Even if a two/third majority is needed - I doubt that and the Wissenschaftliche Dienst is not the constitutional court after all - SPD and Greens will support the government on this question. There won't be a rebellion on this side, either.

The unhappiness is real, but there will be no consequences yet.

by IM on Wed Apr 13th, 2011 at 09:26:36 AM EST
[ Parent ]
Finland may block Portugal aid
Bundestag's revolt gains support

The Bundestag's revolt against the ESM procedures also gathered pace (see our morning briefing yesterday), after the publication of the court of auditor's report warning that the liabilities for the German taxpayers may be higher than foreseen so far. MPs are angry at Wolfgang Schäuble for informing only the Bundestag's budgetary committee on negotiations around the EMS and not the entire parliament. "The whole parliament has to be involved", Gunther Kirchbaum, the chairman of the European affairs committee, told Handelsblatt. So far it is unclear how the parliament will be involved. There are tricky issues to be solved. There is for example the five-year period in which the participating states contribute the paid in capital with a total volume of €80bn. In case of a big rescue operation the states may have to top up their participation. It is unclear what the parliament's influence would be. The parliamentarians of the three coalition parties CDU, CSU and FDP want to work closely together to get a maximum of Bundestag involvement.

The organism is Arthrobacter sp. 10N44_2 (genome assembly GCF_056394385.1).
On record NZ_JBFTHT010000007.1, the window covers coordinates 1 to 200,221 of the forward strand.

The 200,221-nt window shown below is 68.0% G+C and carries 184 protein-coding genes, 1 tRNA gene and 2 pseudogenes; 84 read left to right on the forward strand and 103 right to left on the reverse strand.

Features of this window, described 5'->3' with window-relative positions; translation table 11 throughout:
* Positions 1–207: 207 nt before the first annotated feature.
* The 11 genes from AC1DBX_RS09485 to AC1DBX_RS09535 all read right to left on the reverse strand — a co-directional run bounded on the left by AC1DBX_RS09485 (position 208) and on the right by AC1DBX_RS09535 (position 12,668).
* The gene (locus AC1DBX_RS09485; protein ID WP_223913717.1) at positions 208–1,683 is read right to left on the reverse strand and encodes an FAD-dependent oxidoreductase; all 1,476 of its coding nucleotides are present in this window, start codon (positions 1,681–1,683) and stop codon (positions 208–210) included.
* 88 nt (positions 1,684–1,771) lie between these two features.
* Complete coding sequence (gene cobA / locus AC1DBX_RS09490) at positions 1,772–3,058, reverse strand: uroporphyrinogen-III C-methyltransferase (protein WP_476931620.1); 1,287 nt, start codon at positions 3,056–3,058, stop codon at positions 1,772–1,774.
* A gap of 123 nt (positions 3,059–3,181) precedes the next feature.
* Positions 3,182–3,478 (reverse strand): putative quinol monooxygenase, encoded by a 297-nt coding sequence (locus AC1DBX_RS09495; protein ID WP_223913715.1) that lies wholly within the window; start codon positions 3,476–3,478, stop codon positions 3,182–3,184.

Economics is politics by other means
by Migeru (migeru at eurotrib dot com) on Thu Apr 14th, 2011 at 04:03:29 AM EST
[ Parent ]
How many divisions has Gunther Kirchbaum?

I doubt anything serious will happen.

by IM on Thu Apr 14th, 2011 at 12:25:36 PM EST
[ Parent ]
In the afternoon I tried to find some German media reaction (I started in taz), but it was practically nil: one short Spiegel Online reproduction of the news, nothing in any of the other major media outlets.

Over the past few years, in spite of his position, Krichbaum himself doesn't seem to be high on the media radar.

*Lunatic*, n.
One whose delusions are out of fashion.

by DoDo on Thu Apr 14th, 2011 at 01:50:28 PM EST
[ Parent ]